Metro

Businesses have already kicked in $3 million for homeless fund, Walsh says

Mayor Martin J. Walsh greeted workers inside a new Boston Public Library temporary space inside the Chinatown Trade Center.
John Tlumacki/Globe Staff
Mayor Martin J. Walsh greeted workers at a new Boston Public Library temporary space inside the Chinatown Trade Center.

Less than three months after announcing a new initiative to combat homelessness, Mayor Martin J. Walsh said Tuesday that private businesses have already kicked in more than $3 million in donations toward the effort.

That’s a third of the way toward Walsh’s goal of raising $10 million for Boston’s Way Home Fund — a city initiative he announced at his January inauguration that would subsidize rental housing to those most in need, coupled with services to help build life skills.

The initiative, which would be funded by private organizations, received an initial $250,000 boost from Bank of America. Walsh announced a new $1 million donation from Liberty Mutual; $1 million from Suffolk Construction; and a combined $1 million from Mass General Hospital, Brigham and Women’s Hospital, and Partners Healthcare.

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“Housing our growing city isn’t just about what government can do, or what the market can do. It’s a responsibility we all take together,” Walsh told a crowd of business and civic leaders Tuesday at the annual meeting of the Boston Municipal Research Bureau, a city watchdog group.

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Boston’s mayors, including Walsh’s predecessor, Thomas M. Menino, have often used the Research Bureau’s annual meeting to announce platforms and initiatives, and Walsh Tuesday called on many of the state’s power brokers to unite behind his effort to advance Boston’s middle class and most in need.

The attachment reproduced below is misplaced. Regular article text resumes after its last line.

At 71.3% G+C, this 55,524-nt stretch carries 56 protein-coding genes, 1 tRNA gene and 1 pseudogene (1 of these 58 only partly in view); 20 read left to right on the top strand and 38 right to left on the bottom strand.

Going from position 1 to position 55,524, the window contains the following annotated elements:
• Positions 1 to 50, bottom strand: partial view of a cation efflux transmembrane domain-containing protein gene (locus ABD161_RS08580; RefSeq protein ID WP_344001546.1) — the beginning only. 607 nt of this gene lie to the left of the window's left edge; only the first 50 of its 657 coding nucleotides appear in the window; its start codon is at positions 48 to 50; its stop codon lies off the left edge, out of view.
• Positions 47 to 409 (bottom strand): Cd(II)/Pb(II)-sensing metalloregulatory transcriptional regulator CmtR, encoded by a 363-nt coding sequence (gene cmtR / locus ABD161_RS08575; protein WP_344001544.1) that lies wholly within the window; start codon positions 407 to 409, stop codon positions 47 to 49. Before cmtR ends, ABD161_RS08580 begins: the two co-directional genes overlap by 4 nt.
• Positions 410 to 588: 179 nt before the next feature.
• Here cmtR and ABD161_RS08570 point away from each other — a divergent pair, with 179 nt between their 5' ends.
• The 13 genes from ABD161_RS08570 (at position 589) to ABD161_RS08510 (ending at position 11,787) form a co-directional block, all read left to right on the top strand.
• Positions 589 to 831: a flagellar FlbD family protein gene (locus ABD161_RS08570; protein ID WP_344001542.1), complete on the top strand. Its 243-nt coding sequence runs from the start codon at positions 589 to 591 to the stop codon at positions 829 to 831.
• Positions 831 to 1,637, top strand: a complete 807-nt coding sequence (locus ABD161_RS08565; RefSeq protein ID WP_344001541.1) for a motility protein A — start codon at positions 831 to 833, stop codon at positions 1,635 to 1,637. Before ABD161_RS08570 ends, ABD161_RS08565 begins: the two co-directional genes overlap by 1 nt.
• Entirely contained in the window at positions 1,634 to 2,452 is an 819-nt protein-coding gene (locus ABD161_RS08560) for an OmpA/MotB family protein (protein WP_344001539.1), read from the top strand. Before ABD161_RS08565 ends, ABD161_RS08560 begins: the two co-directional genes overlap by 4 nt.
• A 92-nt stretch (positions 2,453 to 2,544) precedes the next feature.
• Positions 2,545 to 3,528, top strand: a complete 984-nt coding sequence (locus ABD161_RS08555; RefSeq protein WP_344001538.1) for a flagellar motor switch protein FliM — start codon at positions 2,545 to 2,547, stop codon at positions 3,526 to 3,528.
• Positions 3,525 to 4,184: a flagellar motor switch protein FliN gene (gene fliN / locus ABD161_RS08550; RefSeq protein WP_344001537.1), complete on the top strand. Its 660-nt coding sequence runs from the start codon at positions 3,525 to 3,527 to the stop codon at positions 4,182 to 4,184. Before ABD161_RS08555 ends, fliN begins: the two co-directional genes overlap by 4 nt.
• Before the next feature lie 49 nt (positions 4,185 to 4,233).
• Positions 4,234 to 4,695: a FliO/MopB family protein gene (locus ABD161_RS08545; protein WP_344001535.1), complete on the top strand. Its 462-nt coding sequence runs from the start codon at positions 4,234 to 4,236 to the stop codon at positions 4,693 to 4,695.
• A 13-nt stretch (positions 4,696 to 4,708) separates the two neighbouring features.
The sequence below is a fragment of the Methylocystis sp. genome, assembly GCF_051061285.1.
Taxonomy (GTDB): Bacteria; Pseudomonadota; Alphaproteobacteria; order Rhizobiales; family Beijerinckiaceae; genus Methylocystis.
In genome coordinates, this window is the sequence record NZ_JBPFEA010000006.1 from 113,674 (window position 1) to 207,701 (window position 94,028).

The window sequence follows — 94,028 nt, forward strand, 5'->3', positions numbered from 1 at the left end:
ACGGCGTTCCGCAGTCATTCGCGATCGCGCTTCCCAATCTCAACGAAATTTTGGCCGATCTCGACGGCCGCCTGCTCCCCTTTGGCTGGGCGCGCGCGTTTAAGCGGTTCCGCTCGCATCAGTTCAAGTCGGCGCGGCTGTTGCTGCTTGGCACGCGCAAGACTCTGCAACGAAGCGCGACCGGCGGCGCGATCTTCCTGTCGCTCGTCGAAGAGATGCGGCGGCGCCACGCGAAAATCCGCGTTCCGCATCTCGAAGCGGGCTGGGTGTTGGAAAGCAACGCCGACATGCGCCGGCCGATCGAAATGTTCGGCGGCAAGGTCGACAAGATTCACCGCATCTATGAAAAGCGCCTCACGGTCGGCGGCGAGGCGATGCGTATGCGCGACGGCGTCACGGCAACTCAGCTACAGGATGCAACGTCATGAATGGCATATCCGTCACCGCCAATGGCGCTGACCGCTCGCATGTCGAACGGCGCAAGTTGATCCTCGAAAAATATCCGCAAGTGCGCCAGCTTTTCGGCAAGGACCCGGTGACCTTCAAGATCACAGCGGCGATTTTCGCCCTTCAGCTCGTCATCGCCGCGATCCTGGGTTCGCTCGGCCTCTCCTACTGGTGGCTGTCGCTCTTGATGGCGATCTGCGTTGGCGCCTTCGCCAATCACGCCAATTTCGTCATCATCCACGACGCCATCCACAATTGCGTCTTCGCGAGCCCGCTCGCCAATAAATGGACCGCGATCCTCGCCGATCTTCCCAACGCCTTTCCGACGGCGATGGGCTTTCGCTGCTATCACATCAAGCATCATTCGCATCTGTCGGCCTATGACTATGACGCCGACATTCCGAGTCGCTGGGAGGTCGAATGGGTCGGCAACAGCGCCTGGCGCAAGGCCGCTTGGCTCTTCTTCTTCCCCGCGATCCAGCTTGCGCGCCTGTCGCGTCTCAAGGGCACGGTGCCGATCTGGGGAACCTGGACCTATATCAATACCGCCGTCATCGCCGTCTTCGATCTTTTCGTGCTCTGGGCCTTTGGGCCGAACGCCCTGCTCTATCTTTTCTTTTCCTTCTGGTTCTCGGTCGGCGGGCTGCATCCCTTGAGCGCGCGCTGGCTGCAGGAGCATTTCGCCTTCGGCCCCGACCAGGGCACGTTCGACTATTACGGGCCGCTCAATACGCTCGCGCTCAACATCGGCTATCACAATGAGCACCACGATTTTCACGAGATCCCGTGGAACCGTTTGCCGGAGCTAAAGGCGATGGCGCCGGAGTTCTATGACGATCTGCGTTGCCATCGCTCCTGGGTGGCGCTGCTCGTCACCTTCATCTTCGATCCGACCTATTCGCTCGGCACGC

Walsh said the city has made advances on a national stage, recruiting new corporations and jobs to Boston, though he continues to prioritize education, job training, and housing for all residents.

Walsh announced new targets to meet housing needs “that reflect our growing population,” and he said the city has partnered with other communities in a regional housing plan “that will finally address the full scope of the housing shortage in Greater Boston.”

The new initiatives include an effort to upgrade public housing units in the city; to better regulate short-term rental units so the city can protect its housing stock; to work with colleges and universities to build new dorms; and to develop city-owned land with new, affordable housing.

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He said the Boston’s Way Home Fund, in partnership with the Pine Street Inn, will sustain the city’s efforts to end chronic homelessness.

“We have to move forward together,” the mayor said. “In fact, there’s no bigger challenge facing our nation today than building an economy that works for everyone.”

Milton J. Valencia can be reached at milton.valencia@globe.com. Follow him on Twitter @miltonvalencia.